The Presidency: It’s time for the nation to let go of Monica

In recent months, America has been embroiled in a scandal of seemingly great significance. A sexual liaison and a lie about it have come to dominate the American political dialogue. Although none of this would have happened, had the President and Ms. Lewinsky tamed their loins, it is the uproar over “zippergate” that is damaging and weakening America in more ways than we may know. The obsession of the President’s enemies with this issue has for now rendered our government disabled and is weakening us in the long term. The institution of the presidency and our prestige in the world have also been dealt severe blows.

Those who are obsessed with a matter as infinitesimal as the Lewinsky affair, most notably the press and the conservatives in Congress, should be ashamed for the damage they are inflicting on our country.

Although I never have held President Clinton in high regard and I am repelled by his sexual relationship with Ms. Lewinsky, I believe it is unnecessary to destroy Clinton’s presidency over such an insignificant issue. Yes, President Clinton’s relationship with an intern half his age was improper, and at least in my eyes, immoral. However, it does not warrant the hype that it has received.

The alleged charges of perjury and obstruction of justice are understandable because President Clinton is not alone in being one to lie about sex, something that occurs in households around the world. The President’s private behaviour does not concern the public, nor is it significant enough to justify impeachment. As a result of the right–wing’s obsession with this issue, the presidency and the international stature of the United States have been weakened; meanwhile, we are ignoring many issues of greater importance.

The current uproar over this matter is the latest in a long series of concerted attacks from conservatives who have always intensely disliked the Clintons. Out of pure hatred, many in Congress would do anything to bring Clinton down. For instance, why was it necessary for Congress to release the explicit details of the Starr report? Why does the Republican majority want to release Clinton’s video testimony? These constitute private information that in any other legal case would not be in the public domain; it is obvious that the congressional majority wants to ruin Bill Clinton.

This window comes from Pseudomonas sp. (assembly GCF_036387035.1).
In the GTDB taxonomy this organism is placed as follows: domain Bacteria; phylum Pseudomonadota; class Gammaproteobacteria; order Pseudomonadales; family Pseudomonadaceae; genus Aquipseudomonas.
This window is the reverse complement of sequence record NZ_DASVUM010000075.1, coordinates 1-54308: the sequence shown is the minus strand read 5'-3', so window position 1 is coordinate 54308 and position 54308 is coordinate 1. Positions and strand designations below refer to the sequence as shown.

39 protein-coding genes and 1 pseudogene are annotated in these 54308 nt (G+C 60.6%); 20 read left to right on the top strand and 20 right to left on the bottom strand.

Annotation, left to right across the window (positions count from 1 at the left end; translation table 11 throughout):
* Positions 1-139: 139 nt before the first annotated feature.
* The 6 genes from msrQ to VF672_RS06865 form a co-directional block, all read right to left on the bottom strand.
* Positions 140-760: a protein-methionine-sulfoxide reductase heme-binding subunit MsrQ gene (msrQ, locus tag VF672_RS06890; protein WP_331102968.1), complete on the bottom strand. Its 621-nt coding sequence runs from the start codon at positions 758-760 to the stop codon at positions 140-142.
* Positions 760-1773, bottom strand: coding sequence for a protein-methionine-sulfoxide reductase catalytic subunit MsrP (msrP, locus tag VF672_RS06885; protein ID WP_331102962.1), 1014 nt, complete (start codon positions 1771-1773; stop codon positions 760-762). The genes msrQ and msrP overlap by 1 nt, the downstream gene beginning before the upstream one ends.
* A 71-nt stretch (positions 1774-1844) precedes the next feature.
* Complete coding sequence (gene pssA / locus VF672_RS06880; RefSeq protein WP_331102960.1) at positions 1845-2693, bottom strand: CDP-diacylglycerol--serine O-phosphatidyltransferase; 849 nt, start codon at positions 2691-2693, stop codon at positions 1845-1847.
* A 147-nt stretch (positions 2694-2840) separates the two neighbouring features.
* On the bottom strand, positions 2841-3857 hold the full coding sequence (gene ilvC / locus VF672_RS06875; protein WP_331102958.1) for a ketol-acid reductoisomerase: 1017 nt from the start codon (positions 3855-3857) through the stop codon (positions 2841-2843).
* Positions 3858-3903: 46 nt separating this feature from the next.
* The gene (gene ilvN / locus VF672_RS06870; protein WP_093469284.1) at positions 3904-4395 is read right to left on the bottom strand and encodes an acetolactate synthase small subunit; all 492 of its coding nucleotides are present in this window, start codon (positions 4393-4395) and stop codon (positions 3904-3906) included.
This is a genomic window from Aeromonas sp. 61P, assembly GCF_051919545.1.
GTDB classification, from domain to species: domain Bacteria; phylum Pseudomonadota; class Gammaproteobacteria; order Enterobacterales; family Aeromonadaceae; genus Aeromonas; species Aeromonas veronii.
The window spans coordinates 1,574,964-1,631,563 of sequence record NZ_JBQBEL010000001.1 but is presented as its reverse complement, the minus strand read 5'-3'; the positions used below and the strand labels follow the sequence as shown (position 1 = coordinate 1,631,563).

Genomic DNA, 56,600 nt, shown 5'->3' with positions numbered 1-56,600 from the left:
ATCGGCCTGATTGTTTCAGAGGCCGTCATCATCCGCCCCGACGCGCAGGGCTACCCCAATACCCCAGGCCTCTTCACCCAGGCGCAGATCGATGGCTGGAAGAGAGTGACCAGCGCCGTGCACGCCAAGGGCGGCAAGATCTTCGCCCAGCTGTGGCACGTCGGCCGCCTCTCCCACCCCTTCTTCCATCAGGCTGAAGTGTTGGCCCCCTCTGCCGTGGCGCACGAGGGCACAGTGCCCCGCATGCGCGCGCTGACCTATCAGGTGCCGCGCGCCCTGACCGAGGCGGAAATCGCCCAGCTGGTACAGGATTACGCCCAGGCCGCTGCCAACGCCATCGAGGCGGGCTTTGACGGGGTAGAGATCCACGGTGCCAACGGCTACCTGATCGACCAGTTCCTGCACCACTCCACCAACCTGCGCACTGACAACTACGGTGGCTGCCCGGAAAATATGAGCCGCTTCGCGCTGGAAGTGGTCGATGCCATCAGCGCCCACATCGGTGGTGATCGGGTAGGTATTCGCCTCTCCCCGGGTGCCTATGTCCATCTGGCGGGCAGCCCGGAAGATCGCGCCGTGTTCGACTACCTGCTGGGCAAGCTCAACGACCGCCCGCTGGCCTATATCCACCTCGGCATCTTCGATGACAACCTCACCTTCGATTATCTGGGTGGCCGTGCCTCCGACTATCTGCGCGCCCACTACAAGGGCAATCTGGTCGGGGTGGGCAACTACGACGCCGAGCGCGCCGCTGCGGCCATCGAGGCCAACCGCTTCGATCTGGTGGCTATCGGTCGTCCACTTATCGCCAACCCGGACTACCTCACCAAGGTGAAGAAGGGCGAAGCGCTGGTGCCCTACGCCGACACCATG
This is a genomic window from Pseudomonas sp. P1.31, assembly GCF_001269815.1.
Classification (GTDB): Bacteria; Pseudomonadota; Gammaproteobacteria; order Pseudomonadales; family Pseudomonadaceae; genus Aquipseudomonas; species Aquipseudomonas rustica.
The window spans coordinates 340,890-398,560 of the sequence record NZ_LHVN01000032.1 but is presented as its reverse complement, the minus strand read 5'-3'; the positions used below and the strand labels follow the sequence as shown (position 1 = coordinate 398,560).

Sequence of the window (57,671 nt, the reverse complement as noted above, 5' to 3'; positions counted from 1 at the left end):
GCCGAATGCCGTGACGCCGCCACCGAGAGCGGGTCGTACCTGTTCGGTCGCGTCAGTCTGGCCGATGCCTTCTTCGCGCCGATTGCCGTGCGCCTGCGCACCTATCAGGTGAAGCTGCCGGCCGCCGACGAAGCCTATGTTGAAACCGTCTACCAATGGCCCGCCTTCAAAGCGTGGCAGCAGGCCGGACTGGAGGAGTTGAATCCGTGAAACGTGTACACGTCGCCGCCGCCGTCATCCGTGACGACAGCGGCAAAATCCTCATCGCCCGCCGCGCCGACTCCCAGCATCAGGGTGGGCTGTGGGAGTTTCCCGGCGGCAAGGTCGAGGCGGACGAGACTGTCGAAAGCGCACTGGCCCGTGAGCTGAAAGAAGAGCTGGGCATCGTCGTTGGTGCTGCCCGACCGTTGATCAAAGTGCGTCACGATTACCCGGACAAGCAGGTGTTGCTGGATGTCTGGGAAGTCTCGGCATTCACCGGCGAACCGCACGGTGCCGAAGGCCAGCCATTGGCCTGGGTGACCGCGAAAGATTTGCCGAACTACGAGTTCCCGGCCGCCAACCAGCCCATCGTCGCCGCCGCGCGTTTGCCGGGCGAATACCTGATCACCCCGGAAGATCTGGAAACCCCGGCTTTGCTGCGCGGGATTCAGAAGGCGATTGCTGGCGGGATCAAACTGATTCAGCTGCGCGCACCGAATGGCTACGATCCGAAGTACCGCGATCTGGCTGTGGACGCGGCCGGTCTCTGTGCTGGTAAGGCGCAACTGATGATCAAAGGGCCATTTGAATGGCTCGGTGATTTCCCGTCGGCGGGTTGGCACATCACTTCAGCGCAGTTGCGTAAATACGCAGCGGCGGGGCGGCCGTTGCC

This scandal also threatens the institution of the presidency and the very fabric of American democracy itself. As a result of the many legal skirmishes between Clinton and Starr, the circle of presidential legal confidants has been reduced to paid lawyers, thus eroding the ability for future presidents to govern effectively. Now that the President’s foes have created an atmosphere similar to the Inquisition in Washington, must we now expect our leaders to maintain cadres of private lawyers at enormous expense to themselves? Do we expect good, decent people, to take this risk and enter political life? Not only have our political institutions been scarred, our image and power on the global stage have also suffered. To the world, we look as if we are immature and lack the will to address today’s pressing problems. Because the media and Congress have put this issue at the forefront of America’s political agenda, we are ignoring the many true problems that we must address, such as the impending global economic crisis, education and entitlement reform and the ever-increasing divide between the haves and have-nots in our society.

Fellatio in the Oval Office is not an issue of national concern. Do we honestly think that a sexual relationship and a lie about it are impeachable offenses? Is it worth putting America through months of paralyzing impeachment hearings? Must we put Hillary and Chelsea through this? This whole matter has assaulted and diminished the institution of the presidency, ruined the lives of a family and damaged America’s presence in the world.

So, for the good of the country, Congress must not drag this whole issue out in a long series of damaging impeachment hearings, but must rather close the issue once and for all.

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